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The Left’s War on Free Speech

Kimberley Strassel
Author, The Intimidation Game: How the Left Is Silencing Free Speech


Kimberley StrasselKimberley Strassel writes the weekly “Potomac Watch” column for The Wall Street Journal, where she is also a member of the editorial board. A graduate of Princeton University, her previous positions at the Journal include news assistant in Brussels, internet reporter in London, commercial real estate reporter in New York, assistant editorial features editor, columnist for OpinionJournal.com, and senior editorial page writer. In 2013 she served as a Pulliam Distinguished Visiting Fellow at Hillsdale College, and in 2014 she was a recipient of the Bradley Prize. She is the author of The Intimidation Game: How the Left Is Silencing Free Speech.



What is to be done? For starters, we need to be aware that this is happening, and that it is not random. The intimidation game is very real. It is the work of left-wing groups and politicians, it is coordinated, and it is well-honed. Many of the targets of intimidation who I interviewed for my recent book weren’t aware of what was happening to them, and that allowed the intimidation to go on for too long. Awareness is key.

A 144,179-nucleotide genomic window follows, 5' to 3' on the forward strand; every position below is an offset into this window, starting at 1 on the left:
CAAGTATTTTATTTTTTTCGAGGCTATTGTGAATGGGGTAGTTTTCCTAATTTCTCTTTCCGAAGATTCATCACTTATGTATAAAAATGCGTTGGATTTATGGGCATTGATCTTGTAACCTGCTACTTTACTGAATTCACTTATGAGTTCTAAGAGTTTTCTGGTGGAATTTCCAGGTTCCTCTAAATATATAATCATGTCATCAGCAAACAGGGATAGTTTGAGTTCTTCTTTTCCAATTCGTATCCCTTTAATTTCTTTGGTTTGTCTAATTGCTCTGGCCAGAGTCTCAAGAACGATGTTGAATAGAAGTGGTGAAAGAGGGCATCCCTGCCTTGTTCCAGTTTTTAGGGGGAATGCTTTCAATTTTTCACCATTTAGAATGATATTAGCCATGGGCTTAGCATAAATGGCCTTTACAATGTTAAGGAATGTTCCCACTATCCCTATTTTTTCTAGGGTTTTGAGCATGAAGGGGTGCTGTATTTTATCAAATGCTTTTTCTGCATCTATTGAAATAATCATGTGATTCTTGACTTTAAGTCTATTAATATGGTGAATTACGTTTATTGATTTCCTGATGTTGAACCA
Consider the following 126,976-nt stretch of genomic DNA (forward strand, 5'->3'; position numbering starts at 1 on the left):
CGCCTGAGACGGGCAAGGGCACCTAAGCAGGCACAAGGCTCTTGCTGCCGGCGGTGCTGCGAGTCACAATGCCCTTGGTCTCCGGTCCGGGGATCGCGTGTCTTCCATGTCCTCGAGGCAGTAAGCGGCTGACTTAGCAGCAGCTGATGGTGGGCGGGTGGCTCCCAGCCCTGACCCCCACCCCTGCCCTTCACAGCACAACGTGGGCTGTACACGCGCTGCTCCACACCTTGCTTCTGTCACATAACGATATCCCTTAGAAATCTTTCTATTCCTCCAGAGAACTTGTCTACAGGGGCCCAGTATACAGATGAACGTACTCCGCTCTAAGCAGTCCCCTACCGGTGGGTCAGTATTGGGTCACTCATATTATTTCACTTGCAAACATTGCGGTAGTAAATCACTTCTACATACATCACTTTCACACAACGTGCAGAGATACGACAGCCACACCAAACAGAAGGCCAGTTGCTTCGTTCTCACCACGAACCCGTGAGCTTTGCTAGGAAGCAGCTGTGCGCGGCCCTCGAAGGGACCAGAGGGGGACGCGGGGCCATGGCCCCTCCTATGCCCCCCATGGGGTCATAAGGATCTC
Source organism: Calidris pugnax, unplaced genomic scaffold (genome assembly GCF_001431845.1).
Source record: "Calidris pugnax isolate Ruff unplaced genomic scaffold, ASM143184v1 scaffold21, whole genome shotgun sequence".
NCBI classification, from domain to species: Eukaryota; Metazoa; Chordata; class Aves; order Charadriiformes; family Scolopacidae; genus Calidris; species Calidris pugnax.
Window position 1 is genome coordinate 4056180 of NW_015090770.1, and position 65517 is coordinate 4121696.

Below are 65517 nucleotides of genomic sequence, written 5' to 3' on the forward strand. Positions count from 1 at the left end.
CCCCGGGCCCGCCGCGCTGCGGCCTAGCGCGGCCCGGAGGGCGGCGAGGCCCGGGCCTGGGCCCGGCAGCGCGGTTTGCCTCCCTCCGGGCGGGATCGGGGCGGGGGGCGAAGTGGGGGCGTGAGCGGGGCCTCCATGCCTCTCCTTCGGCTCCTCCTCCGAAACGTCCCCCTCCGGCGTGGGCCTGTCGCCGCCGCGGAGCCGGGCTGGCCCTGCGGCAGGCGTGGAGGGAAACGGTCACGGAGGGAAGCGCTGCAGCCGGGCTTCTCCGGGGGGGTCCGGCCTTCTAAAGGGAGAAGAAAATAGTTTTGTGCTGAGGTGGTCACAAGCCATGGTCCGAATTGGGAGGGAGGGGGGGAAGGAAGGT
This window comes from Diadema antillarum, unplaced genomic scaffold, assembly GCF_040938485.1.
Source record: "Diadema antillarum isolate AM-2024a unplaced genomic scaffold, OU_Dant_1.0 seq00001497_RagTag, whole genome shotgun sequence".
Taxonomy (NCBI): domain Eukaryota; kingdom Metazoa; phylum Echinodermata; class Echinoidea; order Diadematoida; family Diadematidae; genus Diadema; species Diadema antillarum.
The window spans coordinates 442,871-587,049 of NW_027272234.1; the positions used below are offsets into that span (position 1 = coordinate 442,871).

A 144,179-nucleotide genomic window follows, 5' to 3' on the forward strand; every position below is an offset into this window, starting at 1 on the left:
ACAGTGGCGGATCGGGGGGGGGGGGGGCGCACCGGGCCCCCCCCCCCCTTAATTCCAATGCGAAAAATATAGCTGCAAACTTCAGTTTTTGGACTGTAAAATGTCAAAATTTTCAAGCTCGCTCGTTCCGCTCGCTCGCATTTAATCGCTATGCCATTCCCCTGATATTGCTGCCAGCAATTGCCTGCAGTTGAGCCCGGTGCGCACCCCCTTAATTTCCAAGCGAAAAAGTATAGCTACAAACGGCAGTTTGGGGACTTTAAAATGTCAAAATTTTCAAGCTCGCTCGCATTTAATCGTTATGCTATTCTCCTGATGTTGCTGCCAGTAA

We need to think hard about ways to limit the powers of the administrative state, to stop rogue agents at the IRS and other agencies from trampling on free speech rights. We can make great progress simply by cutting the size of federal and state bureaucracies. But beyond that, we need to conduct systematic reviews of agency powers and strip from unaccountable bureaucracies any discretion over the political activities of Americans. The IRS should be doing what it was created to do—making sure taxpayers fill out their forms correctly. Period.

We need to push corporations to grow backbones and to defend more aggressively their free speech interests—rather than leaving that defense to others.

We need to overhaul our disclosure laws, and once again put the onus of disclosure on government rather than citizens. At the moment, every American who donates $200 or more to a federal politician goes into a database. Without meaning to sound cynical, no politician in Washington is capable of being bought off for a mere $200. We need to raise that donation threshold. And we need to think hard about whether there is good reason to force disclosure of any donations to ballot initiatives or to the production and broadcast of issue ads—ads designed to educate the public rather than to promote or oppose candidates.

Most important, we need to call out intimidation in any form and manner we see it—and do so instantly. Bullies don’t like to be exposed. They’d rather practice their ugliness in the dark. And one lesson that emerged from all my interviews on this topic is that speaking out works. Those who rolled over merely set themselves up for future attacks. Those who called out the intimidators maintained their rights and won the day.

Finally, conservatives need to tamp down any impulse to practice such intimidation themselves. Our country is best when it is engaging in vigorous debate. The Framers of the Constitution envisioned a multiplicity of interests that would argue their way to a common good. We succeed with more voices, not fewer, and we should have enough confidence in our arguments to hear out our opponents.